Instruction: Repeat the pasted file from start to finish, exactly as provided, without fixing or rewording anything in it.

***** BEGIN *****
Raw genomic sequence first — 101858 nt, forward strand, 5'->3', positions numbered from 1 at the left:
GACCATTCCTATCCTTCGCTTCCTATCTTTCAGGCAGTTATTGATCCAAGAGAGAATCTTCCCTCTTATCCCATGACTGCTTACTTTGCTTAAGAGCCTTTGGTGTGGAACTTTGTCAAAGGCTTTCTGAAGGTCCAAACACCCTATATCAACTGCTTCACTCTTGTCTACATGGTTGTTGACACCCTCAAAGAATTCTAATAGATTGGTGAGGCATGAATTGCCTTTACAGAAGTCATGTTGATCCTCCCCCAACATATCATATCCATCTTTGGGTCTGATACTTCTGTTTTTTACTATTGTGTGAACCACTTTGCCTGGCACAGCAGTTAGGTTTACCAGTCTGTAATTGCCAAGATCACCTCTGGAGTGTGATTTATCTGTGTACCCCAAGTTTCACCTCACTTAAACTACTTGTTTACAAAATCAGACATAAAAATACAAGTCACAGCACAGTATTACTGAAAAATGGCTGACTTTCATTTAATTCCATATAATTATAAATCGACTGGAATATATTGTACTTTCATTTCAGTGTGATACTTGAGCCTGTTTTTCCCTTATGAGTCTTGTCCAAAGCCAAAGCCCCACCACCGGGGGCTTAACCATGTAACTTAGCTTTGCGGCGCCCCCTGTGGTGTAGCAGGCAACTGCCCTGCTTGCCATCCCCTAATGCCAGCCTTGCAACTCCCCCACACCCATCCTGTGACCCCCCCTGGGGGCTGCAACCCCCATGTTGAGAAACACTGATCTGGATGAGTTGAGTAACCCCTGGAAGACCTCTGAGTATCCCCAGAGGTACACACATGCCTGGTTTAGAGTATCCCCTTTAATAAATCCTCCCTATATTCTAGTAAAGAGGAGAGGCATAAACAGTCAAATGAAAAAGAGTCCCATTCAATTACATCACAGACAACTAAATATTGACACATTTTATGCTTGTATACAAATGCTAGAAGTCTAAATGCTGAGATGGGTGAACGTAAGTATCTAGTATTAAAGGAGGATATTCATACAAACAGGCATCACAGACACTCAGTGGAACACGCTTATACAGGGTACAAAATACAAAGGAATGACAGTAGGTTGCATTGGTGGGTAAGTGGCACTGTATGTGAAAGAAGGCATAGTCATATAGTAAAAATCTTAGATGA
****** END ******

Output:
Raw genomic sequence first — 101858 nt, forward strand, 5'->3', positions numbered from 1 at the left:
GACCATTCCTATCCTTCGCTTCCTATCTTTCAGGCAGTTATTGATCCAAGAGAGAATCTTCCCTCTTATCCCATGACTGCTTACTTTGCTTAAGAGCCTTTGGTGTGGAACTTTGTCAAAGGCTTTCTGAAGGTCCAAACACCCTATATCAACTGCTTCACTCTTGTCTACATGGTTGTTGACACCCTCAAAGAATTCTAATAGATTGGTGAGGCATGAATTGCCTTTACAGAAGTCATGTTGATCCTCCCCCAACATATCATATCCATCTTTGGGTCTGATACTTCTGTTTTTTACTATTGTGTGAACCACTTTGCCTGGCACAGCAGTTAGGTTTACCAGTCTGTAATTGCCAAGATCACCTCTGGAGTGTGATTTATCTGTGTACCCCAAGTTTCACCTCACTTAAACTACTTGTTTACAAAATCAGACATAAAAATACAAGTCACAGCACAGTATTACTGAAAAATGGCTGACTTTCATTTAATTCCATATAATTATAAATCGACTGGAATATATTGTACTTTCATTTCAGTGTGATACTTGAGCCTGTTTTTCCCTTATGAGTCTTGTCCAAAGCCAAAGCCCCACCACCGGGGGCTTAACCATGTAACTTAGCTTTGCGGCGCCCCCTGTGGTGTAGCAGGCAACTGCCCTGCTTGCCATCCCCTAATGCCAGCCTTGCAACTCCCCCACACCCATCCTGTGACCCCCCCTGGGGGCTGCAACCCCCATGTTGAGAAACACTGATCTGGATGAGTTGAGTAACCCCTGGAAGACCTCTGAGTATCCCCAGAGGTACACACATGCCTGGTTTAGAGTATCCCCTTTAATAAATCCTCCCTATATTCTAGTAAAGAGGAGAGGCATAAACAGTCAAATGAAAAAGAGTCCCATTCAATTACATCACAGACAACTAAATATTGACACATTTTATGCTTGTATACAAATGCTAGAAGTCTAAATGCTGAGATGGGTGAACGTAAGTATCTAGTATTAAAGGAGGATATTCATACAAACAGGCATCACAGACACTCAGTGGAACACGCTTATACAGGGTACAAAATACAAAGGAATGACAGTAGGTTGCATTGGTGGGTAAGTGGCACTGTATGTGAAAGAAGGCATAGTCATATAGTAAAAATCTTAGATGA